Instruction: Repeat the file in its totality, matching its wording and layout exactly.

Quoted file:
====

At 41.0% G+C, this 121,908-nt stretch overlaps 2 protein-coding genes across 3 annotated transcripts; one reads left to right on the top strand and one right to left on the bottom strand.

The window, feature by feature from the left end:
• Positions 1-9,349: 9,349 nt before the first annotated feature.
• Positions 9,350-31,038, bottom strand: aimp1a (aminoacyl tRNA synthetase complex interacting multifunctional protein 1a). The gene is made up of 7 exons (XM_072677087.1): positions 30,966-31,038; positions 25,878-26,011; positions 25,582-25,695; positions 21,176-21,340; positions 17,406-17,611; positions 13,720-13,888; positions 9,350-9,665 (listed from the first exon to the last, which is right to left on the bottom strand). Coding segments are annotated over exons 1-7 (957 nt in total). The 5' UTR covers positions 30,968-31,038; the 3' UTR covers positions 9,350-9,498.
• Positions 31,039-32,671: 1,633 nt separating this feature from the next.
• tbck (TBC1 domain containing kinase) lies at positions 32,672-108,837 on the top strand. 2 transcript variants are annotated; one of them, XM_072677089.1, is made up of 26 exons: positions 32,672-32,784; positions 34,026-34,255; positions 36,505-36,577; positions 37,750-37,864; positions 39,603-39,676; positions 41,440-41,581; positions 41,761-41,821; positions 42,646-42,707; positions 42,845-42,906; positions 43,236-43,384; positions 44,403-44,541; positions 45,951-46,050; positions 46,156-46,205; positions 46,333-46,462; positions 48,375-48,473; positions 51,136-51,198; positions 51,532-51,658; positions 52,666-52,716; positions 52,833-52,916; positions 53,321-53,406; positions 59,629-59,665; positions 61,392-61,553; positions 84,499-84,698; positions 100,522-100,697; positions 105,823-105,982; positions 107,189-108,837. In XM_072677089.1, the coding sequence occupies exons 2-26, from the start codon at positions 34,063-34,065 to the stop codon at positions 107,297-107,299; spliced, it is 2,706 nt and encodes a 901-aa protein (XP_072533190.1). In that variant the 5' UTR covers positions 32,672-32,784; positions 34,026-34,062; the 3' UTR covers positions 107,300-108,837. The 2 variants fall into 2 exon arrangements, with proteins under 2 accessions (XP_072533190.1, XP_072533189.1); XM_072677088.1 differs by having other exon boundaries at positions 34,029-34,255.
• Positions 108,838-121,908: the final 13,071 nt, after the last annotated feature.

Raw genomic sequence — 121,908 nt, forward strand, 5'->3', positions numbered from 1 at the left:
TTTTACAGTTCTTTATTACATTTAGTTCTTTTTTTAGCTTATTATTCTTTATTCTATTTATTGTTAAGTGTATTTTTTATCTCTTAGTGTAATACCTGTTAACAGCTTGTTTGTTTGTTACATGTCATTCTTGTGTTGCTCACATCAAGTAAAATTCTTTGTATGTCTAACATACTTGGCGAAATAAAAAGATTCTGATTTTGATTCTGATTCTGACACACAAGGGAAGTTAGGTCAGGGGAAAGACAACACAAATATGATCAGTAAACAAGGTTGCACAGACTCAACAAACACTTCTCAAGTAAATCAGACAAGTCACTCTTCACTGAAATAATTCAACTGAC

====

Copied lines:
At 41.0% G+C, this 121,908-nt stretch overlaps 2 protein-coding genes across 3 annotated transcripts; one reads left to right on the top strand and one right to left on the bottom strand.

The window, feature by feature from the left end:
• Positions 1-9,349: 9,349 nt before the first annotated feature.
• Positions 9,350-31,038, bottom strand: aimp1a (aminoacyl tRNA synthetase complex interacting multifunctional protein 1a). The gene is made up of 7 exons (XM_072677087.1): positions 30,966-31,038; positions 25,878-26,011; positions 25,582-25,695; positions 21,176-21,340; positions 17,406-17,611; positions 13,720-13,888; positions 9,350-9,665 (listed from the first exon to the last, which is right to left on the bottom strand). Coding segments are annotated over exons 1-7 (957 nt in total). The 5' UTR covers positions 30,968-31,038; the 3' UTR covers positions 9,350-9,498.
• Positions 31,039-32,671: 1,633 nt separating this feature from the next.
• tbck (TBC1 domain containing kinase) lies at positions 32,672-108,837 on the top strand. 2 transcript variants are annotated; one of them, XM_072677089.1, is made up of 26 exons: positions 32,672-32,784; positions 34,026-34,255; positions 36,505-36,577; positions 37,750-37,864; positions 39,603-39,676; positions 41,440-41,581; positions 41,761-41,821; positions 42,646-42,707; positions 42,845-42,906; positions 43,236-43,384; positions 44,403-44,541; positions 45,951-46,050; positions 46,156-46,205; positions 46,333-46,462; positions 48,375-48,473; positions 51,136-51,198; positions 51,532-51,658; positions 52,666-52,716; positions 52,833-52,916; positions 53,321-53,406; positions 59,629-59,665; positions 61,392-61,553; positions 84,499-84,698; positions 100,522-100,697; positions 105,823-105,982; positions 107,189-108,837. In XM_072677089.1, the coding sequence occupies exons 2-26, from the start codon at positions 34,063-34,065 to the stop codon at positions 107,297-107,299; spliced, it is 2,706 nt and encodes a 901-aa protein (XP_072533190.1). In that variant the 5' UTR covers positions 32,672-32,784; positions 34,026-34,062; the 3' UTR covers positions 107,300-108,837. The 2 variants fall into 2 exon arrangements, with proteins under 2 accessions (XP_072533190.1, XP_072533189.1); XM_072677088.1 differs by having other exon boundaries at positions 34,029-34,255.
• Positions 108,838-121,908: the final 13,071 nt, after the last annotated feature.

Raw genomic sequence — 121,908 nt, forward strand, 5'->3', positions numbered from 1 at the left:
TTTTACAGTTCTTTATTACATTTAGTTCTTTTTTTAGCTTATTATTCTTTATTCTATTTATTGTTAAGTGTATTTTTTATCTCTTAGTGTAATACCTGTTAACAGCTTGTTTGTTTGTTACATGTCATTCTTGTGTTGCTCACATCAAGTAAAATTCTTTGTATGTCTAACATACTTGGCGAAATAAAAAGATTCTGATTTTGATTCTGATTCTGACACACAAGGGAAGTTAGGTCAGGGGAAAGACAACACAAATATGATCAGTAAACAAGGTTGCACAGACTCAACAAACACTTCTCAAGTAAATCAGACAAGTCACTCTTCACTGAAATAATTCAACTGAC